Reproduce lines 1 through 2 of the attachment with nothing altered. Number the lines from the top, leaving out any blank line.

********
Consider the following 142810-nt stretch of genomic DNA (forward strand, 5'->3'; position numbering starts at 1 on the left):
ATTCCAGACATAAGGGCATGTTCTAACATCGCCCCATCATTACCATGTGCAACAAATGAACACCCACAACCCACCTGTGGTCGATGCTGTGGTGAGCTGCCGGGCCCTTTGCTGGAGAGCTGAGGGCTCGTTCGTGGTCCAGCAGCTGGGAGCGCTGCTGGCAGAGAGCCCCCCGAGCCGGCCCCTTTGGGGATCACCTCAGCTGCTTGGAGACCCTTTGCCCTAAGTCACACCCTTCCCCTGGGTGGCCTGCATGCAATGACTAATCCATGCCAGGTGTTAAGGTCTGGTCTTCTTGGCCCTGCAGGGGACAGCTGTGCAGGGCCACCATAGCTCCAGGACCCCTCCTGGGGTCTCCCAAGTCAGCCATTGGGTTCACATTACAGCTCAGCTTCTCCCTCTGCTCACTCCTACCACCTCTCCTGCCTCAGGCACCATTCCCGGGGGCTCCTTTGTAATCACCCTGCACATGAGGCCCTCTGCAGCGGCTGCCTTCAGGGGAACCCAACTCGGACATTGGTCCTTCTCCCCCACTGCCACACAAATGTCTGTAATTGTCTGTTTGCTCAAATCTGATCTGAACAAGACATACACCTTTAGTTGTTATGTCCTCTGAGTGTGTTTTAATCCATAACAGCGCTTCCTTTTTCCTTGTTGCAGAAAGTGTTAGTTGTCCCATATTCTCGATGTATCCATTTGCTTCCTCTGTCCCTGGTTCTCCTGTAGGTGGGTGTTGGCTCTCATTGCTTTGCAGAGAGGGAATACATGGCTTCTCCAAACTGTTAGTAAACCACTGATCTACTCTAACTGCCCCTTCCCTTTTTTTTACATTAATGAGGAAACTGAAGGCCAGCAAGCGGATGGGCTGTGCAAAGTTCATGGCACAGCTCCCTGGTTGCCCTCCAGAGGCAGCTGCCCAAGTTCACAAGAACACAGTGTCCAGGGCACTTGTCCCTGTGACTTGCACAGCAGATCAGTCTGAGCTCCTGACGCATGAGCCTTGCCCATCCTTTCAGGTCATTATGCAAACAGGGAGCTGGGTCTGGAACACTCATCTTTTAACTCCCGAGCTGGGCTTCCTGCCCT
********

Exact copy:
Consider the following 142810-nt stretch of genomic DNA (forward strand, 5'->3'; position numbering starts at 1 on the left):
ATTCCAGACATAAGGGCATGTTCTAACATCGCCCCATCATTACCATGTGCAACAAATGAACACCCACAACCCACCTGTGGTCGATGCTGTGGTGAGCTGCCGGGCCCTTTGCTGGAGAGCTGAGGGCTCGTTCGTGGTCCAGCAGCTGGGAGCGCTGCTGGCAGAGAGCCCCCCGAGCCGGCCCCTTTGGGGATCACCTCAGCTGCTTGGAGACCCTTTGCCCTAAGTCACACCCTTCCCCTGGGTGGCCTGCATGCAATGACTAATCCATGCCAGGTGTTAAGGTCTGGTCTTCTTGGCCCTGCAGGGGACAGCTGTGCAGGGCCACCATAGCTCCAGGACCCCTCCTGGGGTCTCCCAAGTCAGCCATTGGGTTCACATTACAGCTCAGCTTCTCCCTCTGCTCACTCCTACCACCTCTCCTGCCTCAGGCACCATTCCCGGGGGCTCCTTTGTAATCACCCTGCACATGAGGCCCTCTGCAGCGGCTGCCTTCAGGGGAACCCAACTCGGACATTGGTCCTTCTCCCCCACTGCCACACAAATGTCTGTAATTGTCTGTTTGCTCAAATCTGATCTGAACAAGACATACACCTTTAGTTGTTATGTCCTCTGAGTGTGTTTTAATCCATAACAGCGCTTCCTTTTTCCTTGTTGCAGAAAGTGTTAGTTGTCCCATATTCTCGATGTATCCATTTGCTTCCTCTGTCCCTGGTTCTCCTGTAGGTGGGTGTTGGCTCTCATTGCTTTGCAGAGAGGGAATACATGGCTTCTCCAAACTGTTAGTAAACCACTGATCTACTCTAACTGCCCCTTCCCTTTTTTTTACATTAATGAGGAAACTGAAGGCCAGCAAGCGGATGGGCTGTGCAAAGTTCATGGCACAGCTCCCTGGTTGCCCTCCAGAGGCAGCTGCCCAAGTTCACAAGAACACAGTGTCCAGGGCACTTGTCCCTGTGACTTGCACAGCAGATCAGTCTGAGCTCCTGACGCATGAGCCTTGCCCATCCTTTCAGGTCATTATGCAAACAGGGAGCTGGGTCTGGAACACTCATCTTTTAACTCCCGAGCTGGGCTTCCTGCCCT